THIS ITEM IS FREE UK SHIPPING AND UK SHIPPING ONLY
This is a German steel shell case which none of the markings can be seen it does have a bit of damage to the base on one edge when it was fired The case is in nice condition for a steel case even with some original colour it has some small rust holes with some small remains of its brass wash and has been very nicely cleaned perfect to display or any collection. This shell was fired by German 15cm SFH 18 heavy field howitzer this case was recovered from the battle field around Houffalize in the Ardennes where the 116th panzer division fought in the 1944-1945 battles .A very nice relic from this famous battle and Hitler's last big offensive of the war. This case comes with a laminated A5 information sheets with information and photos.
The 116th Panzer Division, also known as the "Windhund (Greyhound) Division", was an armoured formation that was constituted in the Rhineland and Westphalia areas of western Germany in March 1944 from the remnants of the 16th Panzergrenadier Division, and the 179th Reserve Panzer Division. The 16th had suffered heavy casualties in combat on the Eastern Front near Stalingrad, and the 179th was a second-line formation that had been on occupation duty in France since 1943.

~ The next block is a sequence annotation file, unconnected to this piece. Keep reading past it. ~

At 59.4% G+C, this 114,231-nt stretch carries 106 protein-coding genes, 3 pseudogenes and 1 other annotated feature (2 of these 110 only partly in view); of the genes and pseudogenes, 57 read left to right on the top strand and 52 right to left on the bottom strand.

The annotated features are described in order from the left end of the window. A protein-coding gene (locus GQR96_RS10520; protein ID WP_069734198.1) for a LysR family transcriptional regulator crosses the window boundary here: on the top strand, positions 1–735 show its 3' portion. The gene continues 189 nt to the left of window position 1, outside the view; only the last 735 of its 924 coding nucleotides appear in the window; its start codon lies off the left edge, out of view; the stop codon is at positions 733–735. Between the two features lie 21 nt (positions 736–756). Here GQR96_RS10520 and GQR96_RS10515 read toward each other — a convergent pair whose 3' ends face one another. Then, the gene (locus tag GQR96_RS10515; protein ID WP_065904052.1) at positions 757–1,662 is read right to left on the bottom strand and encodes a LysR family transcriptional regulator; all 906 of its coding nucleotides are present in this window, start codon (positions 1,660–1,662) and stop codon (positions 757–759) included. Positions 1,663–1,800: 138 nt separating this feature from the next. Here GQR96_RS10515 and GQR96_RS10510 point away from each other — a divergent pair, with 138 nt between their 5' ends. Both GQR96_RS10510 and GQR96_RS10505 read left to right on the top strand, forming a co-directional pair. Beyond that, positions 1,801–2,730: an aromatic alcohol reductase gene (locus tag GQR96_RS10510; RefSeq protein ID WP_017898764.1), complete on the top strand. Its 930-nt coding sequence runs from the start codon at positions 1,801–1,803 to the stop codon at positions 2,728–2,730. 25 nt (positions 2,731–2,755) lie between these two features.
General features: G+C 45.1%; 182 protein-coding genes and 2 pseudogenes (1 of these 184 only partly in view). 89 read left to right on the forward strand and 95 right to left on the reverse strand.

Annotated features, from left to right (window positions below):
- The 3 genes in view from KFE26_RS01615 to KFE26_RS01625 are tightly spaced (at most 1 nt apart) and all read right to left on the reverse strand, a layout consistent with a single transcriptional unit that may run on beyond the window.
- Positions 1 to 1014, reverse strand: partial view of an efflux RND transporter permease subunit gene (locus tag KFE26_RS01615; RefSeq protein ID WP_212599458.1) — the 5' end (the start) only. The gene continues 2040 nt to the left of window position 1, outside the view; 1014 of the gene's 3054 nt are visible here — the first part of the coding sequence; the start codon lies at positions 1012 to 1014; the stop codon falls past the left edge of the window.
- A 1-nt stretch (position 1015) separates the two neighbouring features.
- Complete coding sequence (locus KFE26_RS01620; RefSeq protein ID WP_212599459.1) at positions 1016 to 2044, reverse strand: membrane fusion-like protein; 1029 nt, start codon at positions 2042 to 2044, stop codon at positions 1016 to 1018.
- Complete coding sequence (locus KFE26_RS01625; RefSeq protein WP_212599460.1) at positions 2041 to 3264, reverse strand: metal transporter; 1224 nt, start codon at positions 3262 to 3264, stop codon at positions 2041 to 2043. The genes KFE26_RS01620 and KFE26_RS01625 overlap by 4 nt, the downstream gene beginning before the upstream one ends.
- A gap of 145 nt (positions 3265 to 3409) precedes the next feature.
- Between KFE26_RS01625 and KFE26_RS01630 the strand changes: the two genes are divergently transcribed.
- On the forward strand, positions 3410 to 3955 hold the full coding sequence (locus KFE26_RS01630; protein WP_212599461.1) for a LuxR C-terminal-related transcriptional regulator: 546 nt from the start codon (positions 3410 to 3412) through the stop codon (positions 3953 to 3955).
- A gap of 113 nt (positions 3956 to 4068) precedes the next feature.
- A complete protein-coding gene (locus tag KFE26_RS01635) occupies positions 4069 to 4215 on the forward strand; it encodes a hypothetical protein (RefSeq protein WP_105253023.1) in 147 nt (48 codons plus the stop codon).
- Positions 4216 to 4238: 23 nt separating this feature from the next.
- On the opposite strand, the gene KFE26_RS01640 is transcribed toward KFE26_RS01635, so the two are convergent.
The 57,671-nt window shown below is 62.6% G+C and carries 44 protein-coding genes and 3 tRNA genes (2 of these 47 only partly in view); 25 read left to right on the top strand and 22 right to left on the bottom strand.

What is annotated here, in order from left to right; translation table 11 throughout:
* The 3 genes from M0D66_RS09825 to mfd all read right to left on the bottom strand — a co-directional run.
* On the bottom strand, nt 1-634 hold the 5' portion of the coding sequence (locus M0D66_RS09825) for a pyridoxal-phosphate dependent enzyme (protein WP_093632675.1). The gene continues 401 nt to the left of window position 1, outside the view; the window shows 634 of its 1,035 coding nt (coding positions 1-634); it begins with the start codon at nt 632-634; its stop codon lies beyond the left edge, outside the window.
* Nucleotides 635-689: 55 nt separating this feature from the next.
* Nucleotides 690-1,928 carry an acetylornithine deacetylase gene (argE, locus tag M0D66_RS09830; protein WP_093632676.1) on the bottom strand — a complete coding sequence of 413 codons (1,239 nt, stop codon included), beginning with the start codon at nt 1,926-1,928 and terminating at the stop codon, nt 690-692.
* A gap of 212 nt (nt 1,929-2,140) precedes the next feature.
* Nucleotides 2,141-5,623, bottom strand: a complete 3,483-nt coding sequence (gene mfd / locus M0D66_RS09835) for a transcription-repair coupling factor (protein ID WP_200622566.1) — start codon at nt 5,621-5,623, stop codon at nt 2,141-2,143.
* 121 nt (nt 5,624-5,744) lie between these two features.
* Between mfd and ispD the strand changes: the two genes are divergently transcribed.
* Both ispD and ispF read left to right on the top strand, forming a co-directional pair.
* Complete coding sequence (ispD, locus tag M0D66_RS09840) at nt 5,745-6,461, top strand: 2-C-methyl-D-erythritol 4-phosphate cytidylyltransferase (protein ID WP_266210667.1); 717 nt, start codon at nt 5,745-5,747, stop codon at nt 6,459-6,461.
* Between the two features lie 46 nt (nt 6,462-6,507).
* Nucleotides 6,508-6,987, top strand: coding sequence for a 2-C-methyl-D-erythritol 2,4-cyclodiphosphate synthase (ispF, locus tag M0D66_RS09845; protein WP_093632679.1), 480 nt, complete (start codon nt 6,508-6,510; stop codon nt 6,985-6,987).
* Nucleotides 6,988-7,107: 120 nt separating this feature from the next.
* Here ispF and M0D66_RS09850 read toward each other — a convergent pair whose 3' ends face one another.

The 116th Panzer Division participated in the failed Ardennes offensive. On the 10th December 1944 in the days before the offensive started it was partly refitted, with 26 Panzer 4 Tanks and 43 Panther Tanks and 25 Jagdpanther tank destroyers (of which 13 were combat ready). However, it was still missing much of its organic transport. Initially stalled by the resistance and then poor bridges in attacks to cross the Our River at Luetzkampen and Ouren it back-tracked to march through Belgium from Dasburg to Houffalize. The division then fought its way as the middle spearhead of the advance on the Meuse from Samree to La Roche. It was then involved in heavy fighting at Hotton and Verdenne, where it was turned back at its furthest advance in the Ardennes. It later held the Allies at bay for other units to retreat, before being withdrawn over the Rhine in March 1945.Its commander was General Siegfried von Waldenburg for the Ardennes offensive and until the 18 April 1945 when the majority of the division was forced to surrender to the U.S. Ninth Army, having been trapped in the Ruhr Pocket.